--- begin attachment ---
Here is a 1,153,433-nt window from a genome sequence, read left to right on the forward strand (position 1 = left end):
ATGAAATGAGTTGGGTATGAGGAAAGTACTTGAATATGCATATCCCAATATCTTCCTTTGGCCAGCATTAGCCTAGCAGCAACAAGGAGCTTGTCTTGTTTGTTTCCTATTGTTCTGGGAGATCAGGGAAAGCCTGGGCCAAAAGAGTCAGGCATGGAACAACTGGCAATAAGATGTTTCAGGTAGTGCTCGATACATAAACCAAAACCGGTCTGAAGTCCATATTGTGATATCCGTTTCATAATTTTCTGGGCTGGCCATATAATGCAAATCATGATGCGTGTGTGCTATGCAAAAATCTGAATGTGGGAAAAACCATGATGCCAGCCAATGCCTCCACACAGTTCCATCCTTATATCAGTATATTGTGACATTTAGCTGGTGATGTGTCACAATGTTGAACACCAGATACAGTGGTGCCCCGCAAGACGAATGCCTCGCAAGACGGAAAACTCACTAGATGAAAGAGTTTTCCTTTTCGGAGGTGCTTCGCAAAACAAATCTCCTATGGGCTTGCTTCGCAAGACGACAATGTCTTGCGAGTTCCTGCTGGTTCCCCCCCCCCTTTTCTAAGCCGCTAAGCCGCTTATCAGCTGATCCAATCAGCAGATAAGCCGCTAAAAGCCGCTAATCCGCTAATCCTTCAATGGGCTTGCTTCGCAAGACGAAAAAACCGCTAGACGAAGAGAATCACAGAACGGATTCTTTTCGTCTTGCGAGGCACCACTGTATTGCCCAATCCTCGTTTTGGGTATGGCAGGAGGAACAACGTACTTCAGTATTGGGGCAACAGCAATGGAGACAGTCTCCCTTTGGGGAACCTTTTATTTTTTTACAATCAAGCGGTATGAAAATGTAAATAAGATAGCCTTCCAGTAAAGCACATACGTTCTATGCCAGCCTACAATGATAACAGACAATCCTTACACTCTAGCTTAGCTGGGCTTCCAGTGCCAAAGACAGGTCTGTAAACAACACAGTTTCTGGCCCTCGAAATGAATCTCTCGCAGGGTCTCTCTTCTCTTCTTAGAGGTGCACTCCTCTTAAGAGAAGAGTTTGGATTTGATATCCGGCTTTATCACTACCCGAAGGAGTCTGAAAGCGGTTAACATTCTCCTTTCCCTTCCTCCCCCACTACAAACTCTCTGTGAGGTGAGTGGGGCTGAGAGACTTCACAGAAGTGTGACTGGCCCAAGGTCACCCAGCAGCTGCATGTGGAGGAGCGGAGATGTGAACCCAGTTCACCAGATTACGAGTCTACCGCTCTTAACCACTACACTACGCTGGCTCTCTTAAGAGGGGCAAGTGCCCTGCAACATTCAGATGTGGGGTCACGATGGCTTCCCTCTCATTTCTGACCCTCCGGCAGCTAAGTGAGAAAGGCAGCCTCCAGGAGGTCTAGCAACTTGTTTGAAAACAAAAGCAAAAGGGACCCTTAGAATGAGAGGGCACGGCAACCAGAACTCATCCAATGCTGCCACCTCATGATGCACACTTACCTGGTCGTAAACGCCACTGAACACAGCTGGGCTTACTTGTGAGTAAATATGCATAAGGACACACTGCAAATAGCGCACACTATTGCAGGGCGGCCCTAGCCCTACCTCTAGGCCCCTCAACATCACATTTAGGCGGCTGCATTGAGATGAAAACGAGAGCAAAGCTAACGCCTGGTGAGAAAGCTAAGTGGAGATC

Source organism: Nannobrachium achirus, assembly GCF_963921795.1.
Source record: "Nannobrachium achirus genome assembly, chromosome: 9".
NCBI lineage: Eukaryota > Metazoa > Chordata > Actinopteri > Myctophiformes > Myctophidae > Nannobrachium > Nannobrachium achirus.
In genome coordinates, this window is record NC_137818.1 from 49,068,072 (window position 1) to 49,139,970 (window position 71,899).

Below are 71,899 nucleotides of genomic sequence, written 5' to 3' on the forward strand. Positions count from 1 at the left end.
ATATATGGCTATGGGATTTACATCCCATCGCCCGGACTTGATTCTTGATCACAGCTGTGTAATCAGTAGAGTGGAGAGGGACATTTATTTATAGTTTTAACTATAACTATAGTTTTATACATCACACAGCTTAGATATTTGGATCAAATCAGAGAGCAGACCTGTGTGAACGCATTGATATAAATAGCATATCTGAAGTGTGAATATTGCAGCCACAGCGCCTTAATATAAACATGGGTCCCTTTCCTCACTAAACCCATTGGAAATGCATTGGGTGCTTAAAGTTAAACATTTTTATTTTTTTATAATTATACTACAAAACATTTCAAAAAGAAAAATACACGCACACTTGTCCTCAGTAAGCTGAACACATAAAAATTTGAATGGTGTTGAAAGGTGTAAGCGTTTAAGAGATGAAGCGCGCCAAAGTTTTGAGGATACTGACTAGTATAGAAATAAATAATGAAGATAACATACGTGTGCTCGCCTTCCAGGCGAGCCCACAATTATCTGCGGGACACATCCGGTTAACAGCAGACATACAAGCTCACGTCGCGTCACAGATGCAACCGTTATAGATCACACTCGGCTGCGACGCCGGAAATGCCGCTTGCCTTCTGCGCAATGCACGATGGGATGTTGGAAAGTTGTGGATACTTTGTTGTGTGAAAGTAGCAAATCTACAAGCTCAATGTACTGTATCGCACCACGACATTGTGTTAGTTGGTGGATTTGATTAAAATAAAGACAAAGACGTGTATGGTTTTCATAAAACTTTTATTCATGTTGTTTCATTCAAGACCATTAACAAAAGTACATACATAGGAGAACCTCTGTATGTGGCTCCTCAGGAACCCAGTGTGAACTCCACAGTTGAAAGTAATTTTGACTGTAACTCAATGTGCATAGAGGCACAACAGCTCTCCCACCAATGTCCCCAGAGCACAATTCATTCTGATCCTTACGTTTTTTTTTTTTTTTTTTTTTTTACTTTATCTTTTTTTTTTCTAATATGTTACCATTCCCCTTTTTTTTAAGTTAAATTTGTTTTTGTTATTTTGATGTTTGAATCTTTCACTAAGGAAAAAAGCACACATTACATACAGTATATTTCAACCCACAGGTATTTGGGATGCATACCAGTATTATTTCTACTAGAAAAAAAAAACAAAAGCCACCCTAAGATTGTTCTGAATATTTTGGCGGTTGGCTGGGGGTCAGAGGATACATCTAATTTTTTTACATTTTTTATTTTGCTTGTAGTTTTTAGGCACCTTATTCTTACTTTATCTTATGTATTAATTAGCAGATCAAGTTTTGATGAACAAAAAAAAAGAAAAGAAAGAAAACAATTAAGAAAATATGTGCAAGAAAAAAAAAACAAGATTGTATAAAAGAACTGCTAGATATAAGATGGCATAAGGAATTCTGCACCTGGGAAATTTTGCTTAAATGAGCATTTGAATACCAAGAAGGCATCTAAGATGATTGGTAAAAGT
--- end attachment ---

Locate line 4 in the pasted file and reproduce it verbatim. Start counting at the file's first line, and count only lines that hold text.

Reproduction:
Source record: "Nannobrachium achirus genome assembly, chromosome: 9".